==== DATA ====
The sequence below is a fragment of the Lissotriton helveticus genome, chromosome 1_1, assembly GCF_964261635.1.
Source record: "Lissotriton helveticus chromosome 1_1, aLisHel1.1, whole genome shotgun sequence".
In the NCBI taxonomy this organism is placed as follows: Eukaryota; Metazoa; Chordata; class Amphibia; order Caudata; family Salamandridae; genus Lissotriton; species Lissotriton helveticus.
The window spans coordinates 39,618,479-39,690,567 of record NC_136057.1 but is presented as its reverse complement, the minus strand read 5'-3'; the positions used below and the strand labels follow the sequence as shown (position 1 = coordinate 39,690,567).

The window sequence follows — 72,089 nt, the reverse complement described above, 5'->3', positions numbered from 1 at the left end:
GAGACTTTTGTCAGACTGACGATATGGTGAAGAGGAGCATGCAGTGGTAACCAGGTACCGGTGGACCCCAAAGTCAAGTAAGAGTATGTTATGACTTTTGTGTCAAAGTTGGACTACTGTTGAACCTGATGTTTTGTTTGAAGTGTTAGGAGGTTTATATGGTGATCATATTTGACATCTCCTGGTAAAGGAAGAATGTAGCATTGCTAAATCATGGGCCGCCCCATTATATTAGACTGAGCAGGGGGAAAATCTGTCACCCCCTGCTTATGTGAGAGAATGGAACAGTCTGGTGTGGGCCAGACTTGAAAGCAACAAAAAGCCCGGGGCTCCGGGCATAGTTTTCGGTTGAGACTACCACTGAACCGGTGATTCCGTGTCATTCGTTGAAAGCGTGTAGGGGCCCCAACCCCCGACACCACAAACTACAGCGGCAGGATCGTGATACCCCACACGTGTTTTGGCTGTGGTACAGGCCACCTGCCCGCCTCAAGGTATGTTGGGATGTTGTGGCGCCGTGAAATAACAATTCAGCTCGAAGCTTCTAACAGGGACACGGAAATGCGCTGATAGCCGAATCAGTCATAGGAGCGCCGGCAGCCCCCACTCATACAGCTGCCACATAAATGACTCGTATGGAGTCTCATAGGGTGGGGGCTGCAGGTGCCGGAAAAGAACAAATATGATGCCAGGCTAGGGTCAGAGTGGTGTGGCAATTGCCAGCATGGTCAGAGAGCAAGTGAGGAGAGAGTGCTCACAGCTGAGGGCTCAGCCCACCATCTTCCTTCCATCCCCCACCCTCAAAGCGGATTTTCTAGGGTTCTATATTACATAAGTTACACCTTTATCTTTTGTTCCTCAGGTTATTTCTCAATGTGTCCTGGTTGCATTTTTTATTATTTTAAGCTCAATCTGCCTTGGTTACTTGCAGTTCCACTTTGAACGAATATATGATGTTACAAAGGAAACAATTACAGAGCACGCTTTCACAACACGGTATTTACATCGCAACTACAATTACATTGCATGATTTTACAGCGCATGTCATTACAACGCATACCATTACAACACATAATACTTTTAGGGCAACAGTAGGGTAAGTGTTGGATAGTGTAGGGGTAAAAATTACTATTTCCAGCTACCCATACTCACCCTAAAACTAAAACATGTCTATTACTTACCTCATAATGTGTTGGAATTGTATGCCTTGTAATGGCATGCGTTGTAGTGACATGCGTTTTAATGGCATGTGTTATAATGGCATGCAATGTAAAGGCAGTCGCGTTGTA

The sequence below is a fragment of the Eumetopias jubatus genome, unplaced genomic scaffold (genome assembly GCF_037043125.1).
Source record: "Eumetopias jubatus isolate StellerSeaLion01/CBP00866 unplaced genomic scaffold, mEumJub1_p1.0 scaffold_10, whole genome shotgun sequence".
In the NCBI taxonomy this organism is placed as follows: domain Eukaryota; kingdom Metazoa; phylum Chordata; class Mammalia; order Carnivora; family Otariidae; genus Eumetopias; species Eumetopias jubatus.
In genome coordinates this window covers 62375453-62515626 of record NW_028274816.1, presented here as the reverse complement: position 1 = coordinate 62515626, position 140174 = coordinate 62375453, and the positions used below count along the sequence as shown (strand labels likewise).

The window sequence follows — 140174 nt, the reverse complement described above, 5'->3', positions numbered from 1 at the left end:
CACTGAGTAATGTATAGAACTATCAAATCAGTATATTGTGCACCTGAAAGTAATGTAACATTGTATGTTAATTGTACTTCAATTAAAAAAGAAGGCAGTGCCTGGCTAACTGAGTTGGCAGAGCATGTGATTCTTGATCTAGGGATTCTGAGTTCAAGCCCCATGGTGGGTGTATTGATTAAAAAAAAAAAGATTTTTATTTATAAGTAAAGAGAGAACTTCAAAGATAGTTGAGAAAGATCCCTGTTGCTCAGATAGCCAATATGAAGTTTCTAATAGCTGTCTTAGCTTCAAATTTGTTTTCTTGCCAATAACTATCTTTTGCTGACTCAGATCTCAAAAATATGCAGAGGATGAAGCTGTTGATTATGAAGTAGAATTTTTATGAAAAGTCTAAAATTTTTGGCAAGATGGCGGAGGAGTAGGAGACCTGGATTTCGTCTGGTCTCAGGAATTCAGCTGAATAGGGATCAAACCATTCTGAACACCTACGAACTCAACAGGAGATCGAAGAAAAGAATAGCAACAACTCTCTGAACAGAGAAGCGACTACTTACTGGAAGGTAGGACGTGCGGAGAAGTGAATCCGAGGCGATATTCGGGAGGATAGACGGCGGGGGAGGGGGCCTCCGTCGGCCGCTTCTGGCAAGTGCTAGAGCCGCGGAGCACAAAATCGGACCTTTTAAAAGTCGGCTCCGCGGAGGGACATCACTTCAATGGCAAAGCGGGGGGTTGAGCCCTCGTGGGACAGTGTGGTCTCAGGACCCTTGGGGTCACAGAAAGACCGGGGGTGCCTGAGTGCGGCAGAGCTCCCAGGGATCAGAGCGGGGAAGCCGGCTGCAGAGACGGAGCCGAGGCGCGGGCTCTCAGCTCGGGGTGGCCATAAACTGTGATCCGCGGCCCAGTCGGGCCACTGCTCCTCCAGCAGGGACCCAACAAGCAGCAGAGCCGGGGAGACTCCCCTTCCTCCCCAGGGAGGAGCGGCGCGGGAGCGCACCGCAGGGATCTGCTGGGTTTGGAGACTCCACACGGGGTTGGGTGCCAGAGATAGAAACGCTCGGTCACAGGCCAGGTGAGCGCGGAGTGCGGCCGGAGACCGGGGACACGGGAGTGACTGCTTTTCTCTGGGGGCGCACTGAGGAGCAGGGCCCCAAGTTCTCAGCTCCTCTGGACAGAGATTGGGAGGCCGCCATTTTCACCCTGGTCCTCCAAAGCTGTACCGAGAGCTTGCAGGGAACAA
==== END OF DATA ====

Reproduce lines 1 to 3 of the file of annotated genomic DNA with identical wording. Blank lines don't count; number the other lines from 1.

The sequence below is a fragment of the Lissotriton helveticus genome, chromosome 1_1, assembly GCF_964261635.1.
Source record: "Lissotriton helveticus chromosome 1_1, aLisHel1.1, whole genome shotgun sequence".
In the NCBI taxonomy this organism is placed as follows: Eukaryota; Metazoa; Chordata; class Amphibia; order Caudata; family Salamandridae; genus Lissotriton; species Lissotriton helveticus.